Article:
Why Don’t We Have Moving Sidewalks for City Shopping (Sep, 1954)
Why Don’t We Have Moving Sidewalks for City Shopping
Conveyor-belt transportation would beautify our streets, reduce noise and help shoppers.
By Frank Tinsley
IMAGINE New York’s famous Fifth Avenue devoid of all wheeled traffic.
No taxis, busses or private automobiles, alternately jamming up at street corners and darting ahead at the change of lights. No grinding gears, roaring motors or noxious exhaust fumes. No swarms of nervous pedestrians scurrying back and forth at dangerous intersections. Imagine, instead, a leafy-mall extending down the avenue’s center, green with trees and bushes, brightened with flowers and flanked by a continuous stream of comfortable public cars, flowing smoothly along on silent, rubber belts. In them, milady sits and window-shops at a leisurely pace, hopping on and off at any point she desires. Imagine, too, a pair of subsidiary moving sidewalks with safe, convenient entrances and exits, upon which the pedestrian may ride along at a normal walking pace or gain easy access to the faster-moving cars.
Does all this sound like a hashish smoker’s dream of a shopper’s paradise? Not to the hard-boiled engineers of Goodyear’s Conveyor-Belt Division with their long and impressive record of mass movement by endless belt. Their conveyors have carried coal, stone, ore, grain and just plain dirt in fantastic quantity and at notable savings over conventional means of transportation. The belts can climb grades as steep as 32 per cent; maximum for trucks is 10 and for railroads only three. They can glide over rugged terrain impassable for anything but helicopters or aerial tramways. They can traverse spider-web bridges too frail to support even a light truck and slip through rat-hole tunnels in which a normal man could not stand erect.
Rolling along at seven mph, the 36-in. wide conveyor can move nearly 20,000 tons of coal in a 24-hour day, or enough ore in a week to fill 5,700 gondola cars! And it can do all this at a fraction of the power expenditure required by any other method of transportation. The “rubber railroad” can be astonishingly gentle, too. Despite frequent transfer—dropping the load from one overlapping belt-end to the next—a test lot of two dozen eggs in ordinary cartons traveled 4.3 miles over a coal conveyor with 18 belt changes and at the end of the line only five of the eggs were cracked!
The operating economy of conveyor transit has been proved on the hard anvil of commercial competition. In building the great Shasta Dam, Henry Kaiser’s belt system beat the railroad bid to haul aggregate by seven-and-a-half cents per ton. It moved 12,000,000 tons of the stuff nearly ten miles for about 20 cents per ton and in four years this seemingly minor saving in price paid off the entire investment of $1,750,000! Other belts have proven equally economical at the Grand Coulee Dam operation, Kaiser’s mammoth cement plant in California and at coal mines and ore docks all over the world. In Seattle one of them levelled Denny Hill which squatted inconveniently between the business and residential areas, dumping it into Puget Sound at a handsome saving.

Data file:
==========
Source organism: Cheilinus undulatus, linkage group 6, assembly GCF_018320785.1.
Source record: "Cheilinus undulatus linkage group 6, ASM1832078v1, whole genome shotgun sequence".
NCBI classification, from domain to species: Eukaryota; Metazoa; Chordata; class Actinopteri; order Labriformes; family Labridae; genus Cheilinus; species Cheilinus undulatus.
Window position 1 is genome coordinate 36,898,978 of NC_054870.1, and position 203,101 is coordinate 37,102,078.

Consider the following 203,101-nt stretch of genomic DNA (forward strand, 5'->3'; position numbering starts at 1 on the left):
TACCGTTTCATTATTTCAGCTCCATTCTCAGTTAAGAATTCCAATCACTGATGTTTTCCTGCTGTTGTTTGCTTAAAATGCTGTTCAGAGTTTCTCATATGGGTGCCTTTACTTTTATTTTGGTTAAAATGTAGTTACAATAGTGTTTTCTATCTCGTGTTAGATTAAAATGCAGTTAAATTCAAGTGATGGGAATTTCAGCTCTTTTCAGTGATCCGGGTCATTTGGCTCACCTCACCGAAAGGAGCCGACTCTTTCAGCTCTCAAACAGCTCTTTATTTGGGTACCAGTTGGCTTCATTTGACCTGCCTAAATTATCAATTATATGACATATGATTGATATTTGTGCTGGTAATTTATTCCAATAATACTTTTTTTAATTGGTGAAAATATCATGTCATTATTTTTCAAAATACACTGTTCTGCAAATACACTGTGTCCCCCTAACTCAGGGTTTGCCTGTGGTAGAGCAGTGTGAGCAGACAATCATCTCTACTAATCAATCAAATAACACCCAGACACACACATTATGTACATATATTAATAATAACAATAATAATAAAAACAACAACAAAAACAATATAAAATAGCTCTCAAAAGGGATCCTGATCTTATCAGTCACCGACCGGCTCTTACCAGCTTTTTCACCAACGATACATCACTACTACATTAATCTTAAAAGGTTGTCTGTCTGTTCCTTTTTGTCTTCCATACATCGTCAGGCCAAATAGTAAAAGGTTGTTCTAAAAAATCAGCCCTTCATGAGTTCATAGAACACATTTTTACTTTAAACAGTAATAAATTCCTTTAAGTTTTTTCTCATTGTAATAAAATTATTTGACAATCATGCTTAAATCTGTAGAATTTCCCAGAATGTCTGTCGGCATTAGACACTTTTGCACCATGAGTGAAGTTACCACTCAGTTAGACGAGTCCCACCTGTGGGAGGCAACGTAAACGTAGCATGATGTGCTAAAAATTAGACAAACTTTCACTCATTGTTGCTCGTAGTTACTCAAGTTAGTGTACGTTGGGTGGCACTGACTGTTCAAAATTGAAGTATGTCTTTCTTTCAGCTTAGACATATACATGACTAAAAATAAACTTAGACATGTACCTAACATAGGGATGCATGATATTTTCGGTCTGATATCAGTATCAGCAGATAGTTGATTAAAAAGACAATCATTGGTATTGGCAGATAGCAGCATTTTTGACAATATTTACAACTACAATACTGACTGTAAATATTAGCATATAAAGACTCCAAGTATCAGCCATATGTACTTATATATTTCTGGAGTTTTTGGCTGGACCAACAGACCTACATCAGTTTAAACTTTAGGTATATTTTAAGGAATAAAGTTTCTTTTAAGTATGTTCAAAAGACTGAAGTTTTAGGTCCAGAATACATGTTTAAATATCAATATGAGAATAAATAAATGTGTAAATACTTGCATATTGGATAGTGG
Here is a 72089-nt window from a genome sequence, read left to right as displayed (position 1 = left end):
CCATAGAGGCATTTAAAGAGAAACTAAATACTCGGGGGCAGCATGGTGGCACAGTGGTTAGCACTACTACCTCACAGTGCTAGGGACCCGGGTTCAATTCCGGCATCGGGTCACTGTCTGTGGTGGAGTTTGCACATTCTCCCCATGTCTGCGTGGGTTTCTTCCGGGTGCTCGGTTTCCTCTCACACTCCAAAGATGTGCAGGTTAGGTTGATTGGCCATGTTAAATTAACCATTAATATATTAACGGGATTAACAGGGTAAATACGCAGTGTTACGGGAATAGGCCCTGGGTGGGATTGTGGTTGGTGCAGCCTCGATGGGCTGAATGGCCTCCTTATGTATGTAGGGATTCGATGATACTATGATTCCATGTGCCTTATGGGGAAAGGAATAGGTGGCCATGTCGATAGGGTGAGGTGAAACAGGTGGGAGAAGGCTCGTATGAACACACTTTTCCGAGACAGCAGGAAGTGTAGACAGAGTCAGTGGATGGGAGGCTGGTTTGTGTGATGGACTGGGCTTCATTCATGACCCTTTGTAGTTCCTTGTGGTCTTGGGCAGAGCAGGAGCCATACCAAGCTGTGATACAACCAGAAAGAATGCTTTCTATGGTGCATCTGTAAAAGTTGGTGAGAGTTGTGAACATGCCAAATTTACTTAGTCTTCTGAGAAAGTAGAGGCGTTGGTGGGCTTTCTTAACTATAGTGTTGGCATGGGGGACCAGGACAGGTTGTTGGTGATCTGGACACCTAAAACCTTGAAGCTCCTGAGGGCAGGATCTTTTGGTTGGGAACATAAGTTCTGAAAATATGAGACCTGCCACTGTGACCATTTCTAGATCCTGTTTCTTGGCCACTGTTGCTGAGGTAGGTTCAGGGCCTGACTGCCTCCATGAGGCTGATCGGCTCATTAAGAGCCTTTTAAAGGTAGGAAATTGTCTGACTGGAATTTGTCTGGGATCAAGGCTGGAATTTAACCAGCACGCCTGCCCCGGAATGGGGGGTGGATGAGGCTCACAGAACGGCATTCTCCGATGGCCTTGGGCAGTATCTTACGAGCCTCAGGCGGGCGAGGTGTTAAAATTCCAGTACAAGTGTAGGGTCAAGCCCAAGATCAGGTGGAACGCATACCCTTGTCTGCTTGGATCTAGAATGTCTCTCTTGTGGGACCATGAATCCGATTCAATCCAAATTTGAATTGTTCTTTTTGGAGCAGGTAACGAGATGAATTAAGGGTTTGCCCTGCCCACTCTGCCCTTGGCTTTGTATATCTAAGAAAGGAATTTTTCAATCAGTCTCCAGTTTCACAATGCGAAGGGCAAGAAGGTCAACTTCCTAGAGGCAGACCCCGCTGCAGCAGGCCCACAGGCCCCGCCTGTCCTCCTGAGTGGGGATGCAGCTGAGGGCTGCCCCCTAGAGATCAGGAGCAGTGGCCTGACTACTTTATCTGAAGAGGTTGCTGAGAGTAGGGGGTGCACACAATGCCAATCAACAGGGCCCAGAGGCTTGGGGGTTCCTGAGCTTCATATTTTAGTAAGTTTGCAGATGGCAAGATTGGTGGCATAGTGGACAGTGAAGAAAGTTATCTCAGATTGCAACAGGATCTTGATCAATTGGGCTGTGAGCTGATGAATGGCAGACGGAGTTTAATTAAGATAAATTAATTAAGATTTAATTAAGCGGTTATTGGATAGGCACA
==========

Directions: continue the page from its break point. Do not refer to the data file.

From conveyor-belt transport of ore, grain and other bulk materials to the mass movement of human beings is but a minor step. The basic engineering problems are the same with only minor modifications necessary. The fundamental principal of mechanical carriage is, of course, an old and’ accepted one. For many years, the endless belt has functioned safely and satisfactorily as an Escalator or moving stairway, lifting untold millions from floor to floor of our great department stores, depots, subways, etc. The new version, rechristened a “Speedwalk,” is nothing more than a simplified form of the old Escalator flattened out to run on the level. Various pilot models have been built and tested in recent years and the first commercial installation is now in actual operation. This connects the Jersey City stations of the Erie Railroad and the Hudson-Manhattan tubes, once infamous as a hot, heartbreaking bottleneck of daily commuter travel. Through the long, inclined tunnel, formerly called the “Cardiac Ramp” by weary suburban workers, there now runs a climbing sidewalk that wafts the rush-hour crowds from train to tube in effortless comfort. Designed by the Goodyear Industrial Products Division of Akron, Ohio, and the Stevens-Adamson Manufacturing Company of Aurora, Illinois, it transports as many as 10,800 persons per hour up and down the 10 per cent incline at about half the normal walking speed.